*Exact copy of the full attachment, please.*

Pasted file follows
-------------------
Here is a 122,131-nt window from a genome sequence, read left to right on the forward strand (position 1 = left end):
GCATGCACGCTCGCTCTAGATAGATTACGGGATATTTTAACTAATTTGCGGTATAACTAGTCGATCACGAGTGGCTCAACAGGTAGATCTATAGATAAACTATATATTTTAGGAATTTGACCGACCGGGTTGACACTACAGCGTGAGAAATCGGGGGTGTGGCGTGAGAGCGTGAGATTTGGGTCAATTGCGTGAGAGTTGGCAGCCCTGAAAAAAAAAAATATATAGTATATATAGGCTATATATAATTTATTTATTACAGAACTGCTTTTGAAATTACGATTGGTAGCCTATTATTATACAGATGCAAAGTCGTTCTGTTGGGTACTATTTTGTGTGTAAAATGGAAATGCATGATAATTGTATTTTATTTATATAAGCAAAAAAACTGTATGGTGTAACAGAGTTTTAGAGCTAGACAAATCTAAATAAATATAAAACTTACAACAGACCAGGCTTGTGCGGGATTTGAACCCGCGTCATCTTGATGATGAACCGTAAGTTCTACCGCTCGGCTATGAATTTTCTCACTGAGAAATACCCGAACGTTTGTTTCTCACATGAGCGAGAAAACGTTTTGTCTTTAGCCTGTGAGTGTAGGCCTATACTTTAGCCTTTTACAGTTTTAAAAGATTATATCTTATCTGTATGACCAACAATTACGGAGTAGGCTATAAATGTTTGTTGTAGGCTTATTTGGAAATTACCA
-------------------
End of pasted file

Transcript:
Here is a 122,131-nt window from a genome sequence, read left to right on the forward strand (position 1 = left end):
GCATGCACGCTCGCTCTAGATAGATTACGGGATATTTTAACTAATTTGCGGTATAACTAGTCGATCACGAGTGGCTCAACAGGTAGATCTATAGATAAACTATATATTTTAGGAATTTGACCGACCGGGTTGACACTACAGCGTGAGAAATCGGGGGTGTGGCGTGAGAGCGTGAGATTTGGGTCAATTGCGTGAGAGTTGGCAGCCCTGAAAAAAAAAAATATATAGTATATATAGGCTATATATAATTTATTTATTACAGAACTGCTTTTGAAATTACGATTGGTAGCCTATTATTATACAGATGCAAAGTCGTTCTGTTGGGTACTATTTTGTGTGTAAAATGGAAATGCATGATAATTGTATTTTATTTATATAAGCAAAAAAACTGTATGGTGTAACAGAGTTTTAGAGCTAGACAAATCTAAATAAATATAAAACTTACAACAGACCAGGCTTGTGCGGGATTTGAACCCGCGTCATCTTGATGATGAACCGTAAGTTCTACCGCTCGGCTATGAATTTTCTCACTGAGAAATACCCGAACGTTTGTTTCTCACATGAGCGAGAAAACGTTTTGTCTTTAGCCTGTGAGTGTAGGCCTATACTTTAGCCTTTTACAGTTTTAAAAGATTATATCTTATCTGTATGACCAACAATTACGGAGTAGGCTATAAATGTTTGTTGTAGGCTTATTTGGAAATTACCA